The award-winning Chance Theater takes on Chekhov’s The Seagull with admirable results, the production featuring excellent performances, astute direction, and a gorgeous design.  Then again, what else would you expect from Orange County’s finest intimate theater?

That being said, I have to confess, I’m still not a big Chekhov fan. The classic Russian playwright is a bit too talky for my tastes, and a bit too light on plot for me, or at least on onstage plot.  At the same time, Chekhov directed and performed by pros, as The Seagull is here, or as The Cherry Orchard was a few years back at the Mark Taper Forum, can be surprisingly funny and often quite touching.  Though I’m not eager to rush out and see more Chekhov, at least not for a while, I don’t regret seeing director Tony Vezner’s take on this 19th Century classic.

Any play that features a Diva with a capital D as its leading lady is sure to offer some great scenes and dialog, and The Seagull has its most vibrant moments when aging stage star Irina Nikolayevna Arkadina (Karen Webster) takes center stage. Arkadina has a younger lover (what else would you expect from an aging Diva?), the handsome novelist Boris Alexeyevich Trigorin (Jonathon Lamer), and a petulant son, would-be playwright Konstantin (Dan Flapper), a manic-depressive sort whose plays are the kind of artsy-fartsy messes that still abound in “experimental theater.”  Konstantin pines over actress-in-training Nina (Jennifer Ruckman), a beauty who finds herself attracted to the far more dashing Trigorin. Meanwhile, 1896-style goth girl Masha (Melanie Gable) turns her back on her sweet but hotness-challenged suitor, the schoolteacher Medvedenko (Jara Jones), in order to moon over Konstantin.  Add to this bunch Arkadina’s ailing older brother Sorin (Glenn Koppel), Sorin’s estate manager Shamraev (Lewis R. Crouse II) and his bird of a wife Polina (Toni Beckman), physician Dorn (John Bolen), a workman named Yakov (Josh Aguilar), and a nameless servant girl (Sohina Sidhu), and you have plenty of characters to keep track of, to say the least.

Over the past few years, The Chance has built a resident troupe of actors composed of official Chance Theater Resident Company Members (Crouse, Flapper, Jones, Ruckman, and Webster) and unofficial Chance Regulars like Lamer and Koppel, each new production providing an opportunity to see favorite performers in new roles.  The Seagull is no exception, and among its greatest pleasures is discovering new sides to the talents of the abovementioned actors.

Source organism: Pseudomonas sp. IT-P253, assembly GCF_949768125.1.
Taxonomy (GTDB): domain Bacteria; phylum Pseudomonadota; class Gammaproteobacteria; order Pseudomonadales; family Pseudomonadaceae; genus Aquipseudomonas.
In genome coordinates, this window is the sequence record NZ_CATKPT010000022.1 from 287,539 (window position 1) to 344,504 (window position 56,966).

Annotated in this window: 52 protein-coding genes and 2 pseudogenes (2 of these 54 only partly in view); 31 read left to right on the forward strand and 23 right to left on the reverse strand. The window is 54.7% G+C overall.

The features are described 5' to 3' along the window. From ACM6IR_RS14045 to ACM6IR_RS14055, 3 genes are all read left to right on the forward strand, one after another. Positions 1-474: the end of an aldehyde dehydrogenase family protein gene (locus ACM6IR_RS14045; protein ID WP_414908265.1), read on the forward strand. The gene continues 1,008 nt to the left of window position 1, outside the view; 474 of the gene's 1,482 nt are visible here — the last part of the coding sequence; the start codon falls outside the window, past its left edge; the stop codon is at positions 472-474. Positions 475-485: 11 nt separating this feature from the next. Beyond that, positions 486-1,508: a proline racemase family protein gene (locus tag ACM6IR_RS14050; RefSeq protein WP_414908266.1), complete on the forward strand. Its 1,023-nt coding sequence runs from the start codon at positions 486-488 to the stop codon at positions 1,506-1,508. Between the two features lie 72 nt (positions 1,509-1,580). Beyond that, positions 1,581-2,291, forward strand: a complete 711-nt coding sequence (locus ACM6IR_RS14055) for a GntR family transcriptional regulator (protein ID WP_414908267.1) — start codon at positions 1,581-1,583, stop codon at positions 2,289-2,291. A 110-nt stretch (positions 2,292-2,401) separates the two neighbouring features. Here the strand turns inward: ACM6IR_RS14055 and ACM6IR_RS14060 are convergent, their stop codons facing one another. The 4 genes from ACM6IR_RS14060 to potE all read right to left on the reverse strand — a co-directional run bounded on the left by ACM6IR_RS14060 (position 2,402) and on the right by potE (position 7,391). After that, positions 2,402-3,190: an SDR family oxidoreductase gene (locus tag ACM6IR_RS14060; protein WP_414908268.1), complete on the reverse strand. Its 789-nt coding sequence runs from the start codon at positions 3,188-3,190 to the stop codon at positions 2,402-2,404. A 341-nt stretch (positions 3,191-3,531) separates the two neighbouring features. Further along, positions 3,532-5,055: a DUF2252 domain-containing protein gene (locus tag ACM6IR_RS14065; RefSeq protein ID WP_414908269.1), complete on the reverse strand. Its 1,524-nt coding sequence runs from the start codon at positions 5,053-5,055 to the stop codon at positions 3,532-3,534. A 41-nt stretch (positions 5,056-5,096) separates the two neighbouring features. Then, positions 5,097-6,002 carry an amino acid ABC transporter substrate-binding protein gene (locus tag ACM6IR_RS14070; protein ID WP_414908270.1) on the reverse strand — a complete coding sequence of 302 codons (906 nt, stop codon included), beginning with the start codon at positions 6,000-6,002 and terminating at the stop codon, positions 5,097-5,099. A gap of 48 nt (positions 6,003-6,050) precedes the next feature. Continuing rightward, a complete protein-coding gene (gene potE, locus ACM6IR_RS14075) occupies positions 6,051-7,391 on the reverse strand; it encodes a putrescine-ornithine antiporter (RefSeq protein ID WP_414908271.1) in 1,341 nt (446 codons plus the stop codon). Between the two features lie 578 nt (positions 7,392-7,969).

Ruckman’s performances in Frozen, Jesus Hates Me, particularly Rabbit Hole have already proven her one of the Southland’s most gifted actresses, and her work as The Seagull’s heroine with dreams of stardom (and love) in her eyes is no exception. Flapper crosses over from musical roles to a touching dramatic turn as a writer whose frustrations turn him to despondency.  Webster, the Chance’s answer to Meryl Streep, shows yet another side to her talents as a self-centered stage star who proves that preoccupation with age and beauty is hardly a 21st Century invention. Lamer too does such fine work as part gentleman/part louse/all heartbreaker Trigorin that it’s no wonder Arkadina remains hooked on the cad.

It’s refreshing to see the always excellent Jones in a sympathetic role for a change, and equally fun to watch the deliciously gloomy Gable find new ways to put down his character. Koppel is a quirky standout as the increasingly infirm Sorin. Bolen, Crouse and Beckman provide solid support, with Aguilar and Sidhu doing nicely in their Chance debuts.

At his least interesting, Chekhov seems to me to be much talk about very little, and I never have figured out the darned seagull metaphor (first alive, then shot, finally stuffed).  Also, having dramatic events occur between scenes may have been revolutionary in Chekhov’s time, but does nothing to keep attention levels high.  On the other hand, the Russian playwright does write great roles, particularly for women, and when he is being funny (e.g. Arkadina’s comments about her age, Masha’s doom and gloom proclamations), his writing seems scarcely a decade old.

Shaun L. Motley’s gorgeous set design, all circles, arcs, and straight lines, allows for effective scene changes from outdoors to indoors, fall colors predominating. It’s also the kind of scenic design that would have been impossible when the Chance was doing pairs of shows in rep and sets needed to be struck and put up in an hour or so on a several-times-a-week basis. Jeff Brewer’s lighting design is a stunning match for Motley’s set.  Christopher Scott Murillo has designed marvelous late nineteenth century costumes, with particular mention due Nina’s and Arkadina’s gowns.  Peter Bayne’s excellent sound completes the production’s all-around outstanding design package.

With this, only the Chance’s second Chekhov production, fans of the Russian playwright are sure to be in pre-Revolutionary heaven. As for non-fans, well, even they will find much to appreciate in this first rate production. One expects nothing less from the Chance.

The Chance Theater, 5555 E. La Palma Ave., Anaheim Hills.

–Steven Stanley
September 26, 2009
                                                                       Photos: Doug Catiller

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